Is the review that is underway to determine if CIMA performed its regulatory role in regard to the banks now implicated? Or is it to monitor how it now reviews the banks implicated, or both, as to compliance? If a bank flags a transaction, is CIMA the lead agency, or are they merely informed, while a financial crimes unit with the RCIPS innestigates? Other agency?

    A little more information in these areas may be helpful to the public in understanding what is now happening and to more fully understand the role of CIMA.

    Perhaps the board might wish to respond to some of these questions in a follow up story with the Compass.

  2. Who exactly within the local financial services industry has expressed concern over the appearance of conflicts of interest? There should be no reason to hide the names of the individuals within the local financial services industry that were interviewed for this article.

    Mr. McCarthy, unlike the blood thirsty amongst us, clearly understands as it relates to Mrs. Scotland that there is "no need for her to set aside her role at this time". He also understands as someone with the required experience that there is "no evidence at the present time that any Cayman Islands banks had done anything wrong".

  3. Honestly to bring some tranparency to this mess and cayman’s reputation. The relationship between the families and ex FIFA Vice President are too close and an external independent audit team from outside cayman should be contracted to complete the internal investigation. Messesrs Scotland and glidden were part of mr. Webb”s ounterange in Switzerland. Who paid for their trips, hotels, etc…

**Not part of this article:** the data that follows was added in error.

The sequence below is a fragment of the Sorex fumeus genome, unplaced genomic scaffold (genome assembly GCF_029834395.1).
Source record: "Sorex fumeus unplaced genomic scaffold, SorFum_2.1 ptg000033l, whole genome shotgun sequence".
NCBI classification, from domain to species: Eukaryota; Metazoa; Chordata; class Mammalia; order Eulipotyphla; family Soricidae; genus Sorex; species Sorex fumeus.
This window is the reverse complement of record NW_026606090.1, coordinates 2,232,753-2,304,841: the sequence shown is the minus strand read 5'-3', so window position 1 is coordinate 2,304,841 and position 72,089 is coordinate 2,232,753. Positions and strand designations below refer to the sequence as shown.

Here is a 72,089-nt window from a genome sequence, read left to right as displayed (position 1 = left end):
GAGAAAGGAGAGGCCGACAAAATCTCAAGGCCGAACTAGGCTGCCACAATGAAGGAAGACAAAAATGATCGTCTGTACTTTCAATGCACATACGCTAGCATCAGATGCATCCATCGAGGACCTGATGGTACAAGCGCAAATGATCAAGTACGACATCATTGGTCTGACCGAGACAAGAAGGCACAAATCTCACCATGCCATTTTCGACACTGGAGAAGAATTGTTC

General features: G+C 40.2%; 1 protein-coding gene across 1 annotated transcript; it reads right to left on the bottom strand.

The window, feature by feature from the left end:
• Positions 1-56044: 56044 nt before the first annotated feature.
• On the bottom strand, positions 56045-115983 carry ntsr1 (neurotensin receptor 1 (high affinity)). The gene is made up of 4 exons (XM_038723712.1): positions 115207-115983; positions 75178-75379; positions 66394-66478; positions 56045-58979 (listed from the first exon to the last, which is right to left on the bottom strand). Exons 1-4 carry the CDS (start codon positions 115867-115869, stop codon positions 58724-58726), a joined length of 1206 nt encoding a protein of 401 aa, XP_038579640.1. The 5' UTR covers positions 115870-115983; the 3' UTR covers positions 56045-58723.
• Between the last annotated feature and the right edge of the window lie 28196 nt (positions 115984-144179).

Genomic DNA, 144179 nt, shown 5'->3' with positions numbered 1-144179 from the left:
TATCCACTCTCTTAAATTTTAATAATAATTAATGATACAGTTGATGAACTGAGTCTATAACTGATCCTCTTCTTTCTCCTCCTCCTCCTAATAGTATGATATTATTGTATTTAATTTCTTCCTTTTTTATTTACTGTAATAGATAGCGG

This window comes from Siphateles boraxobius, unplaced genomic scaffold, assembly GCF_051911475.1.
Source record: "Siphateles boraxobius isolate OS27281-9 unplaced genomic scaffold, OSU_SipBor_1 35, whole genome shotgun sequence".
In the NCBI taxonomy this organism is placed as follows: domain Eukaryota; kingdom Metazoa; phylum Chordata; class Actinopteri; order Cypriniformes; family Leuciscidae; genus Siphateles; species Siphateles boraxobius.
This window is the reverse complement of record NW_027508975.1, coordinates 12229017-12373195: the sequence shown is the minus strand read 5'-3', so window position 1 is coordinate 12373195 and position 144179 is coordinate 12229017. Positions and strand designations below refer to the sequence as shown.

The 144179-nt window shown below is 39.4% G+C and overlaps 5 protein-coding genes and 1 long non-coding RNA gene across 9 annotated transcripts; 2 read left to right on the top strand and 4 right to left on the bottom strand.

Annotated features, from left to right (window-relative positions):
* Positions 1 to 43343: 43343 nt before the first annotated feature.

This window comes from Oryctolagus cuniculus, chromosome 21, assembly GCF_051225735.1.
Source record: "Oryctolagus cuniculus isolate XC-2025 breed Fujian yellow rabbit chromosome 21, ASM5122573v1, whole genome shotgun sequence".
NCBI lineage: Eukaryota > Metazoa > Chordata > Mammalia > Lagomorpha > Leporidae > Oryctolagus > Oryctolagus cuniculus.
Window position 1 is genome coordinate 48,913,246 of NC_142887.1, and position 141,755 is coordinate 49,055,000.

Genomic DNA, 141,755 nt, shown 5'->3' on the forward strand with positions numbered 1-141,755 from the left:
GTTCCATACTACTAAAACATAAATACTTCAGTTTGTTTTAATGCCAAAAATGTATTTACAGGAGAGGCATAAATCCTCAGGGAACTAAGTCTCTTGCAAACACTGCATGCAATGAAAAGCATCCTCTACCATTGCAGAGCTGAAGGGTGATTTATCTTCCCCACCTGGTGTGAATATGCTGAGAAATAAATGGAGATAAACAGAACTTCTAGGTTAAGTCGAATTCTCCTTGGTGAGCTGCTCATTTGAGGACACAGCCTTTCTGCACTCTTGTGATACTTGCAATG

4. @ Mack Boland

    – The absence of evidence is not the evidence of absence

    – .. local financial services industry has expressed concern over the appearance of conflicts of interest… Code of Professional Conduct REQUIRES of financial sector professionals independence in fact and in appearance. It is mandatory.

    – I won’t call people blood thirsty and question what they have to say simply because it does not jive with my limited perspective.

  5. Perception is reality. Whether or not any CI banks did anything wrong is not the issue. The issue is that if an investigation is to be performed, those associated with that investigation should be free and clear of any possible conflict or affiliation with CIFA or FIFA.

    Unfortunately, Cayman has a reputation about its banking. During the last US presidential election, Mitt Romney was shunned for having money in CI banks! The media said he was "hiding his money" here.

    It’s bad enough Mr. Webb has been arrested (and has been assumed guilty by US media outlets) but once those same media outlets find out that husbands and wives of his entourage are part of CIMA, they won’t trust their findings–even if they were done with utmost care and unbiased results. It won’t matter because people’s perception is the reality.

  6. @L Bell:

    You can do anything you want with your limited perspective but I stand by what I said in my previous comment.

    Perception is reality for people with a limited perspective and people who are too lazy to think outside of the box and people who never question anything that they have been told.

    The examples in your comment only help to prove my point.